GEDDIE, JOHN, clockmaker; b. c. 1778 in Banffshire, Scotland; m. Mary Menzies, and they had one son and three daughters; d. 27 April 1843 in West River (Durham), N.S.
John Geddie, the son of a cooper, apprenticed as a clockmaker and then set up his own business in Scotland. His livelihood was threatened by the economic depression that followed the Napoleonic Wars, and in 1817 he and his family joined the tide of immigrants to Nova Scotia. Settling in Pictou, Geddie opened a shop where he offered his own clocks and watches. He also served as an elder in the Presbyterian congregation of Thomas McCulloch and as an overseer of the poor. When the town council refused to pay for purchases he had made as overseer, a group of merchants secured his arrest in November 1835. Highly emotional letters and editorials, all supporting Geddie, appeared in the Pictou Bee, and an angry citizens’ meeting demanded his release. Eventually Geddie was given his freedom and the council agreed to pay for the purchases.
It is not known how many clocks Geddie made. He was accustomed to paint “John Geddie, Pictou” on each dial, but time and repainting have removed the inscription from several clocks which may be his. At least 16 Geddie clocks can be identified as extant between 1930 and 1979. It is probable that Geddie imported the clock-works from Scotland and then assembled them. The size, material, and design of the clocks varied with the means of the prospective buyers. Some are constructed of beautifully matched mahogany, some of pine, and others of roughly finished local woods. The enamelled dial-plates depict a variety of scenes. These include a brig and small cutter under sail on a foam-capped sea, a portrait of an elegant young lady in a blue gown, and hunting scenes, both rustic and formal, of man, dog, birds, and landscape. One clock has decoration inside the case with bright flowers painted on the weights and pendulum. Another is about seven feet high, made of mahogany with inlays. On either side of the hood is a cylindrical column with brass base and capital. The broken pediment is gracefully designed. In the lunette is a hunting scene and, in each spandrel, a rose and leaves. Below the centre of the dial is a curved opening for a calendar-dial.
Museum curator Harry Piers wrote in 1936 that “Geddie was evidently the most tasteful and skilful professional clockmaker we have ever had in Nova Scotia, his productions very closely approaching those of England and Scotland in beauty of design and decoration and in thorough craftsmanship.” Geddie himself would have expected his family rather than his clocks to give him a recorded niche in history. His son, John*, went to the New Hebrides (Vanuatu) to establish what was apparently the first foreign mission sponsored solely by a colonial church, and three of his granddaughters, with their husbands, were also missionaries.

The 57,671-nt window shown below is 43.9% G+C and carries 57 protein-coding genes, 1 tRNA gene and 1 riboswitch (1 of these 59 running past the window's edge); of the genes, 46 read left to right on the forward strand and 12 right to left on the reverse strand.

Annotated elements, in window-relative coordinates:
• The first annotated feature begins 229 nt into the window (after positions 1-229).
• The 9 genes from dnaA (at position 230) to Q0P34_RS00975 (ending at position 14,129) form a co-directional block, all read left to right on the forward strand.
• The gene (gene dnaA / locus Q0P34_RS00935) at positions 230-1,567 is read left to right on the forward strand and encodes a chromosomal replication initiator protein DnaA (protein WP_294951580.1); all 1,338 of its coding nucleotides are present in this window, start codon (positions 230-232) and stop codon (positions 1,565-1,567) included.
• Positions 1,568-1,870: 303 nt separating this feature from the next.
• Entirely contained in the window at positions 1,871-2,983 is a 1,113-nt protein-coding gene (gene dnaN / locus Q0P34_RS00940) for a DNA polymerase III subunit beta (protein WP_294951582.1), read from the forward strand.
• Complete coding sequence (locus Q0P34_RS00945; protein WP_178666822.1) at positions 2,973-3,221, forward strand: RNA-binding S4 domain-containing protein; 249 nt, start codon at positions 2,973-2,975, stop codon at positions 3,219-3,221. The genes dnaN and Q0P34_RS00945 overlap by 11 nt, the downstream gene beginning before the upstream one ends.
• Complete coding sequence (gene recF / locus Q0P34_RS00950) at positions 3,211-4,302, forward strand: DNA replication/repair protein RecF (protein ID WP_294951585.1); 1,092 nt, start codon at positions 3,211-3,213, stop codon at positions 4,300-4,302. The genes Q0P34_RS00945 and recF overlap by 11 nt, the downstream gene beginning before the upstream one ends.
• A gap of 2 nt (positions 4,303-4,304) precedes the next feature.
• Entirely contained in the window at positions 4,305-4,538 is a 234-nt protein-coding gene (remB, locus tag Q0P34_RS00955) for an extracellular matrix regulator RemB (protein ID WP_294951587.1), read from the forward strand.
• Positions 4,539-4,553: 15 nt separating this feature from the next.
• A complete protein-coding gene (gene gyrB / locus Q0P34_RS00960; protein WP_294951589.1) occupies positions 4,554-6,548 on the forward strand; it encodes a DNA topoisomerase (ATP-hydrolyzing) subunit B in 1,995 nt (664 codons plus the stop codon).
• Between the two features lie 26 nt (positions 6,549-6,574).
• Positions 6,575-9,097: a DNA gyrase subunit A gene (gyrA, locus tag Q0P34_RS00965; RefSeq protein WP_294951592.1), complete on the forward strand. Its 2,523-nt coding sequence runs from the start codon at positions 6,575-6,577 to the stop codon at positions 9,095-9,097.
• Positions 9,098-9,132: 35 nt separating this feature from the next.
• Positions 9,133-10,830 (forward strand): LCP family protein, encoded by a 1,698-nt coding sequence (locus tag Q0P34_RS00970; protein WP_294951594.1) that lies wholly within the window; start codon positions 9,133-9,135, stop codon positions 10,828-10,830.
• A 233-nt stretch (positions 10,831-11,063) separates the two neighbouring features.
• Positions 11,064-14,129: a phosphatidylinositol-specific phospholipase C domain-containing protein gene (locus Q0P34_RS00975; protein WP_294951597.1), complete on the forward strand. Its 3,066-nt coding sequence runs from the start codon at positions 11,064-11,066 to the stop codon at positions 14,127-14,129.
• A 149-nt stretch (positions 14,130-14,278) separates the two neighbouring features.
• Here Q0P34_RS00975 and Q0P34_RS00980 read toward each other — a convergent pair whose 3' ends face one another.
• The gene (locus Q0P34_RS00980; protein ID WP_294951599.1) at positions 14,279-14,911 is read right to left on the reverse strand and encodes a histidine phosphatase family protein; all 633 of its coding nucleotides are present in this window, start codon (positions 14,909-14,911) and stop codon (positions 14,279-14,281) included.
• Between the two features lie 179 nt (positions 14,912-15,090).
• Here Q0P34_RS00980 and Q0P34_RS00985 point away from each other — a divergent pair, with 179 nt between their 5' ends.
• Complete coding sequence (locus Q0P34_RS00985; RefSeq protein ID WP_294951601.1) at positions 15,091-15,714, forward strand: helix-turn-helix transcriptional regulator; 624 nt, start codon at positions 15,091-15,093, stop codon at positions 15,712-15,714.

Geddie made no fortune as a clockmaker. His estate assets were debts owed to him of £275 and possessions worth £252. He is buried in Laurel Hill Cemetery, Pictou. The inscription on his gravestone states: “In the several situations of Elder of the Church, Parent and Member of Society, he displayed a zeal in discharging his duties which gained the best esteem of all who knew him.”
Pictou County Court of Probate (Pictou, N.S.), Letters of administration (including inventory and appraisal) for the estate of John Geddie, 1843. Bee (Pictou), 1835–36. Eastern Chronicle (Pictou), 1843. Guardian (Halifax), 12 May 1843. D. C. Mackay, Silversmiths and related craftsmen of the Atlantic provinces (Halifax, 1973). J. M. Cameron, Pictou County’s history (Kentville, N.S., 1972). Life of Rev. Dr. John and Mrs. Geddie, and early Presbyterian history, 1770–1845, comp. W. E. Johnstone (Summerside, P.E.I., 1975). G. E. G. MacLaren, Antique furniture by Nova Scotian craftsmen, advisory ed. P. R. Blakeley (Toronto, ). J. P. MacPhie, Pictonians at home and abroad: sketches of professional men and women of Pictou County; its history and institutions (Boston, 1914). R. S. Miller, Misi Gete: John Geddie, pioneer missionary to the New Hebrides (Launceston, Australia, 1975). George Patterson, Missionary life among the cannibals: being the life of the Rev. John Geddie, D.D., first missionary to the New Hebrides; with a history of the Nova Scotia Presbyterian Mission on that group (Toronto, 1882). “The Geddie clocks,” Eastern Chronicle (New Glasgow, N.S.), 30 Jan. 1933. N.S., Provincial Museum and Science Library, Report (Halifax), 1935–36: 59; 1936–37. R. D. Steeves, “Cuckoos to weights: he found life’s hobby in a maze of cogs and springs,” Chronicle-Herald (Halifax), 22 Dec. 1964: 18. “Two old clocks,” Maclean’s (Toronto), 52 (1939), no.20: 65.